But what these people [don’t] understand is that in the Sermon on the Mount, in Matthew chapter five, Jesus also said that if you even think about committing murder, you've committed murder. If you even think about committing adultery, you've committed adultery. The problem [isn’t] merely what you do, it's the condition of your heart.

Please pay careful attention. This is what the Bible teaches: We [aren’t] sinners because we sin. We sin because we’re sinners. We sin because we have a sin nature that has been passed down to the entire human race through Adam.

That sin nature must be dealt with. The only way it could be dealt with was through the shedding of the blood of a perfect substitute, the Lord Jesus Christ. As we read in Hebrews 9:22, "without the shedding of blood there is no remission" of sin - no release from the bondage of the sin nature, no forgiveness of sins committed.

No Such Thing as "Easy Believism"

Here is the balance the Bible maintains: Salvation is all of grace, but [it’s] not "easy believism." You cannot earn merit with God by your works, but on the other [hand,] you cannot profess a "faith" in Christ [that’s] really only a formula of [words] and then live as you please. The Bible knows nothing of either extreme.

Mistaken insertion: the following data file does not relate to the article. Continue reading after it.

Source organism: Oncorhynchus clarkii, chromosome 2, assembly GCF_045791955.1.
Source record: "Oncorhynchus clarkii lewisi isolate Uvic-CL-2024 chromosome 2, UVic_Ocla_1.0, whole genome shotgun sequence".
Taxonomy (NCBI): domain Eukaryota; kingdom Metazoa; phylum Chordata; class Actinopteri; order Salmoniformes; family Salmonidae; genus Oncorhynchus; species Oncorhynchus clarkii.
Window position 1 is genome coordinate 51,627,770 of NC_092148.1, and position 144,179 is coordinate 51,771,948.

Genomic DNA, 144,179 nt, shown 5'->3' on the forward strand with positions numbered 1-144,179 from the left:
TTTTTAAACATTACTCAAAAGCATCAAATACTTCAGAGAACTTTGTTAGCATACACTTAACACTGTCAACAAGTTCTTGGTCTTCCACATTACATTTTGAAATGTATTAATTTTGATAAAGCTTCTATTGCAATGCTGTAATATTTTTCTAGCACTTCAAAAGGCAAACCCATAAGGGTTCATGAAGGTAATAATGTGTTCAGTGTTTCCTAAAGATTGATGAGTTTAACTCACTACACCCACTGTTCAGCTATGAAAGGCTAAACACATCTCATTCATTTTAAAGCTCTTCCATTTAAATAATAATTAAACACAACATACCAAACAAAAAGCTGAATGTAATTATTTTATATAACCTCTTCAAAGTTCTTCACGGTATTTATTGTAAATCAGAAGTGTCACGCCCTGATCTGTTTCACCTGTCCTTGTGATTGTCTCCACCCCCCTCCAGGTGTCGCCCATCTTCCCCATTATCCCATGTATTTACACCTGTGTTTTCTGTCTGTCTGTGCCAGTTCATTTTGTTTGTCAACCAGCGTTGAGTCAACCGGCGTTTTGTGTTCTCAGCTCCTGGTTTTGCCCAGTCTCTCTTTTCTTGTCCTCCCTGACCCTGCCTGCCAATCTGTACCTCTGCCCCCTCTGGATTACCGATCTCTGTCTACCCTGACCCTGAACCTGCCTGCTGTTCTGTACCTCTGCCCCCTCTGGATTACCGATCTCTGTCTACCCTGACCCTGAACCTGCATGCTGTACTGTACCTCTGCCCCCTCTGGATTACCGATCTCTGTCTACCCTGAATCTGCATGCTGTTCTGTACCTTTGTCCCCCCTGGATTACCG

Genuine saving faith is God-given faith. [It’s] empty-handed, naked faith. The one who truly believes is God's workmanship from beginning to end.

But as we saw in our last study, the believer has been created in Christ Jesus before the foundation of the world to do good works - the works which God prepared beforehand for him to do after he has been justified by faith alone. If a sinner has truly believed - if a sinner has exercised God-given faith in Christ and not a counterfeit - then a changed life will follow that profession of faith in Christ just as surely as day follows night.